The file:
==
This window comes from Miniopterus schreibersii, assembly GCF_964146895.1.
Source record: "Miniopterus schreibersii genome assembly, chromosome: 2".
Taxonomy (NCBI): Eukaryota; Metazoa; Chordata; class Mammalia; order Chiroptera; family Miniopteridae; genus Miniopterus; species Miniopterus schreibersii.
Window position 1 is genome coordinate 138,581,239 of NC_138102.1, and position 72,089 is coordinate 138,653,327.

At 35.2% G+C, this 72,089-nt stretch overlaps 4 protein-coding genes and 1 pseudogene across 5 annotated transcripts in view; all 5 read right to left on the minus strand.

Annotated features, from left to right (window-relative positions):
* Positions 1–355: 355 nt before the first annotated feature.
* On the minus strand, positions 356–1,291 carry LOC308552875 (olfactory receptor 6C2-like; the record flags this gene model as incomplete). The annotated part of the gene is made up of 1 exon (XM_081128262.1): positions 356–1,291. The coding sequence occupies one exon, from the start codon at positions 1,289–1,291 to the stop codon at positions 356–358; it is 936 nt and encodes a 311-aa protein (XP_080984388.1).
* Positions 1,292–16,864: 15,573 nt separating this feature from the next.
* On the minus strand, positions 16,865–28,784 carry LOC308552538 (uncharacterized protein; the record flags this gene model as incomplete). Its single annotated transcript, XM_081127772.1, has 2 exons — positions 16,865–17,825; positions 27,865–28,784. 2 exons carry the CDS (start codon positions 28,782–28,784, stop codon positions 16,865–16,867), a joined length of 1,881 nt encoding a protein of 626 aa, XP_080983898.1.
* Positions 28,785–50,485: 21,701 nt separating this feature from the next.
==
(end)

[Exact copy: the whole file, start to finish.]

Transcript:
This window comes from Miniopterus schreibersii, assembly GCF_964146895.1.
Source record: "Miniopterus schreibersii genome assembly, chromosome: 2".
Taxonomy (NCBI): Eukaryota; Metazoa; Chordata; class Mammalia; order Chiroptera; family Miniopteridae; genus Miniopterus; species Miniopterus schreibersii.
Window position 1 is genome coordinate 138,581,239 of NC_138102.1, and position 72,089 is coordinate 138,653,327.

At 35.2% G+C, this 72,089-nt stretch overlaps 4 protein-coding genes and 1 pseudogene across 5 annotated transcripts in view; all 5 read right to left on the minus strand.

Annotated features, from left to right (window-relative positions):
* Positions 1–355: 355 nt before the first annotated feature.
* On the minus strand, positions 356–1,291 carry LOC308552875 (olfactory receptor 6C2-like; the record flags this gene model as incomplete). The annotated part of the gene is made up of 1 exon (XM_081128262.1): positions 356–1,291. The coding sequence occupies one exon, from the start codon at positions 1,289–1,291 to the stop codon at positions 356–358; it is 936 nt and encodes a 311-aa protein (XP_080984388.1).
* Positions 1,292–16,864: 15,573 nt separating this feature from the next.
* On the minus strand, positions 16,865–28,784 carry LOC308552538 (uncharacterized protein; the record flags this gene model as incomplete). Its single annotated transcript, XM_081127772.1, has 2 exons — positions 16,865–17,825; positions 27,865–28,784. 2 exons carry the CDS (start codon positions 28,782–28,784, stop codon positions 16,865–16,867), a joined length of 1,881 nt encoding a protein of 626 aa, XP_080983898.1.
* Positions 28,785–50,485: 21,701 nt separating this feature from the next.